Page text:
Updates, 12/12: “Trying to define the parameters of the Migrating Forms festival, I’m tempted to say that, more than any other New York fest, it imagines what cinema will look when and if it wholly leaves behind the twentieth-century definition of ‘cinema,'” writes Nick Pinkerton for Artforum. “Making such a statement, however, would ignore some essential things about MF, now in its sixth year and its second at BAMcinématek, like the importance of film history to the fest.” A bit further in:
[Gabriel] Abrantes’s thirty-two-minute Ennui, Ennui, here in one of the four dedicated shorts programs of eighteen programs overall, imagines global politics in terms of dysfunctional parent-child pairs—a husky Afghan teenager reluctantly cast as a warlord by his overbearing mother; the princess he’s meant to kidnap and her touchy-feely father; a French Libraries Without Borders volunteer and her brittle diplomat mother (Edith Scob); and Barack Obama and his “daughter,” a military drone named Hellfire Destroyer #503027. I was recently dumbstruck by Taprobana, Abrantes’s “biopic” of the Portuguese poet Luís Vaz de Camões, and Ennui, Ennui is another unapologetically high-polish long short full of gross-out gags appropriate to a direct-to-DVD American Pie sequel, disarmingly tender and stunningly bratty.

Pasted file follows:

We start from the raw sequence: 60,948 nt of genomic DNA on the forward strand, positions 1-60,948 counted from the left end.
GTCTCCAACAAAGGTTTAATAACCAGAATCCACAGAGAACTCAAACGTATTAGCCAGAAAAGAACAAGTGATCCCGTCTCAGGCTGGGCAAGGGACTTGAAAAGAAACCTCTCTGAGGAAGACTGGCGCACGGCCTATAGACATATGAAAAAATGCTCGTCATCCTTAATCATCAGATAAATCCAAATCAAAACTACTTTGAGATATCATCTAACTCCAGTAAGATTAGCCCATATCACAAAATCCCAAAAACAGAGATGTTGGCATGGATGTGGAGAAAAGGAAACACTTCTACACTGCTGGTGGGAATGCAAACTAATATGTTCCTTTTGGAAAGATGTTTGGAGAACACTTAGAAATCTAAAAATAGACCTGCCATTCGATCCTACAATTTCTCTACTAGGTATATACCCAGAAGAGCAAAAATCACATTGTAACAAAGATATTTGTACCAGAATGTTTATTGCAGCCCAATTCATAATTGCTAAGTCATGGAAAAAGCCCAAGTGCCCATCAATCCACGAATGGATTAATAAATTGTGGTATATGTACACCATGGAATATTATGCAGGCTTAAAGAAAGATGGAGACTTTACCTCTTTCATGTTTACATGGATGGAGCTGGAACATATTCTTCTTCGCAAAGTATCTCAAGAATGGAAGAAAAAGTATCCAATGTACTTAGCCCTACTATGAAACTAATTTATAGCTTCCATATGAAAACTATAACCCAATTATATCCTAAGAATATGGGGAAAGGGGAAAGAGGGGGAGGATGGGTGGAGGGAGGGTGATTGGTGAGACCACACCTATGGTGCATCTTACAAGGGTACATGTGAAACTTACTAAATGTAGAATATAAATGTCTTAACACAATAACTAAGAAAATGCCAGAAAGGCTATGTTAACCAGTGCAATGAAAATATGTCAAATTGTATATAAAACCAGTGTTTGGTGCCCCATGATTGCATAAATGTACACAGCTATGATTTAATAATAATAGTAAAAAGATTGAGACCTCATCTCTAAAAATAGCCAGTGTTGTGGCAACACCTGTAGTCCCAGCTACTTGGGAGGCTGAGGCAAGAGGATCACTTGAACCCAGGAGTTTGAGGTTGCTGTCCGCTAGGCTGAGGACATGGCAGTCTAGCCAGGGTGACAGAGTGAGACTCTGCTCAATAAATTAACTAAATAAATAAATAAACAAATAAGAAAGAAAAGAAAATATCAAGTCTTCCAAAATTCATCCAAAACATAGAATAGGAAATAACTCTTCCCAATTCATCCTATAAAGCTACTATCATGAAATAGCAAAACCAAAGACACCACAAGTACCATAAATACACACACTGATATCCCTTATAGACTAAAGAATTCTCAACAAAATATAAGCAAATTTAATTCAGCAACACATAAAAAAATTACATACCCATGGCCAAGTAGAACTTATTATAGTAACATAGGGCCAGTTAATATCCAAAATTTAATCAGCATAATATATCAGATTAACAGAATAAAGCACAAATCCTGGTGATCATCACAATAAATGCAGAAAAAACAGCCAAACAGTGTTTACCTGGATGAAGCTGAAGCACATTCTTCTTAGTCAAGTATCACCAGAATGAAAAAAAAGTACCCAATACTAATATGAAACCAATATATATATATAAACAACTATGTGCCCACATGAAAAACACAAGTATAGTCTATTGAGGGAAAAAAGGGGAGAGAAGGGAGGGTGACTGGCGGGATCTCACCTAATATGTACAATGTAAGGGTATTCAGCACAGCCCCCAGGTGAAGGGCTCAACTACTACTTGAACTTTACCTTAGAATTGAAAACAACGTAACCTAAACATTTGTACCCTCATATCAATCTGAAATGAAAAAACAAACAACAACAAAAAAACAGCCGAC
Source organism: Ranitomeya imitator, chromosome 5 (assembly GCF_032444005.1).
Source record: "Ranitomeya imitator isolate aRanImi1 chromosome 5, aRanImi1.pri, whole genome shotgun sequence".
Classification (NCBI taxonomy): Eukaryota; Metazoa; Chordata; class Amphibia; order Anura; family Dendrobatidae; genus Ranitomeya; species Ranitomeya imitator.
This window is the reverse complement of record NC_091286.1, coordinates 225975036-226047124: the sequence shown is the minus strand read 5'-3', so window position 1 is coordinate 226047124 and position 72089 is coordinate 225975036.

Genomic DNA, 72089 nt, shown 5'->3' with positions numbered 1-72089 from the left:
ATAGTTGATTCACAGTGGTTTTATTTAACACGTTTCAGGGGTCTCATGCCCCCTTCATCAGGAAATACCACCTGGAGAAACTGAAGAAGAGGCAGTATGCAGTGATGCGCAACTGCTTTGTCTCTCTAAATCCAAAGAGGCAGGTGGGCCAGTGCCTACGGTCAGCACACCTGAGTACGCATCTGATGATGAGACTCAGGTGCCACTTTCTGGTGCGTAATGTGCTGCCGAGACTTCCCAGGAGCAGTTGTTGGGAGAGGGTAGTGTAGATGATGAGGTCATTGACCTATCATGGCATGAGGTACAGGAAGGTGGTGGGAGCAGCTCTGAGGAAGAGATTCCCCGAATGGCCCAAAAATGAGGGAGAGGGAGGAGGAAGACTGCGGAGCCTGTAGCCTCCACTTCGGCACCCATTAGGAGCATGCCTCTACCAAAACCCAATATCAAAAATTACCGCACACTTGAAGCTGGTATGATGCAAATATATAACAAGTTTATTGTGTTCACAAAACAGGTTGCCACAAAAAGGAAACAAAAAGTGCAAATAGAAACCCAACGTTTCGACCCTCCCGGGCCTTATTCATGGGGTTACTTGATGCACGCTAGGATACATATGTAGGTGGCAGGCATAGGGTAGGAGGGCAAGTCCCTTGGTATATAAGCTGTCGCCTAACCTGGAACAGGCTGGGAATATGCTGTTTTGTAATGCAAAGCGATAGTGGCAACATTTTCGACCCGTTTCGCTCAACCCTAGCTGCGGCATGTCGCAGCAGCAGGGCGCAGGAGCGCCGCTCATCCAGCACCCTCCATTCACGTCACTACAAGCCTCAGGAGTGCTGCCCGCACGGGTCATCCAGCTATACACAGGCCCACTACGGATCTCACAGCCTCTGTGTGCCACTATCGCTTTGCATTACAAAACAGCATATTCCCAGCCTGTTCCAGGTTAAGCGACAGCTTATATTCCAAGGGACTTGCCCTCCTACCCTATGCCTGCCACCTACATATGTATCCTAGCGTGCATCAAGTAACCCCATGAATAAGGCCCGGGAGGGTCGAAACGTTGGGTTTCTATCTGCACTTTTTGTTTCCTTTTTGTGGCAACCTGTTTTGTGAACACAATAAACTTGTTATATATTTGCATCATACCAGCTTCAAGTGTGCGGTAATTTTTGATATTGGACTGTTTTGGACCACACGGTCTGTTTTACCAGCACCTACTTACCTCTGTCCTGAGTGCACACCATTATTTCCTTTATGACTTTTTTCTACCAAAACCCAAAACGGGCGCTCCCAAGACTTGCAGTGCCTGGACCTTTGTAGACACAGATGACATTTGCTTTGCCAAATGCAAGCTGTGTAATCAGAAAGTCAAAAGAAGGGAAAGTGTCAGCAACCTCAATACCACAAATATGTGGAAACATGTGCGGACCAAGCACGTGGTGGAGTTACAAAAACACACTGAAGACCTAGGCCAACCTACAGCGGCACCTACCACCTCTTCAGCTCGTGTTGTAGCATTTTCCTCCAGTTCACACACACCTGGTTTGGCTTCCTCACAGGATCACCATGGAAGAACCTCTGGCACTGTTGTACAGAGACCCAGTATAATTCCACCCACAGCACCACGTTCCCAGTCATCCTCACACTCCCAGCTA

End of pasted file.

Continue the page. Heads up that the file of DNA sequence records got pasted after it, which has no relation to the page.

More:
Genevieve Yue for Art Agenda:
Left unanswered is the question of what it means to serve up these various forms as if flipped through in the manner of a restless channel surfer—a metaphor all the more fitting for the festival’s ongoing emphasis on television, as evident in the accompanying sidebar program Tube Time showing at Anthology Film Archives. There’s undoubtedly value in creative disassociation, of stepping from Cory Archangel’s Freshbuzz (2014), a mesmerizing plunge into the vicissitudes of Subway’s website, to Rolf Forsberg’s allegorical Ark (1970), a dystopian sci-fi vision of an embattled Noah struggling to preserve life amidst a polluted, ruined landscape. It’s an unlikely itinerary, but there’s potentially much to be gained in seeing works that don’t often go together.
The bigger picture is one of increasingly blended spaces between art and experimental film, and how these “migrations” have transformed the meaning of previously distinct practices and histories.
For Film Comment, Julian Ross talks with Park Jung-bum about Alive in which the director himself plays Jungchul—see the reviews that came out of Toronto. Ross: “A manual laborer who scrapes together a living in the Gangwon province, Jungchul has run out of luck and savings: his parents are dead; his sister suffers from acute depression and her daughter is fatherless; his attempt to industrially produce soybean paste has resulted in nothing but rotten produce; his team manager has betrayed him and his colleagues and fled with their pay. Amid such hard times, Jungchul struggles onwards with aggressive physicality and a primal drive for survival…. The experience of watching its three hours of anguish may at times feel like walking through mud, but Park’s belief in the stamina of his characters pulls us through to the end: giving up is not an option for Jungchul.”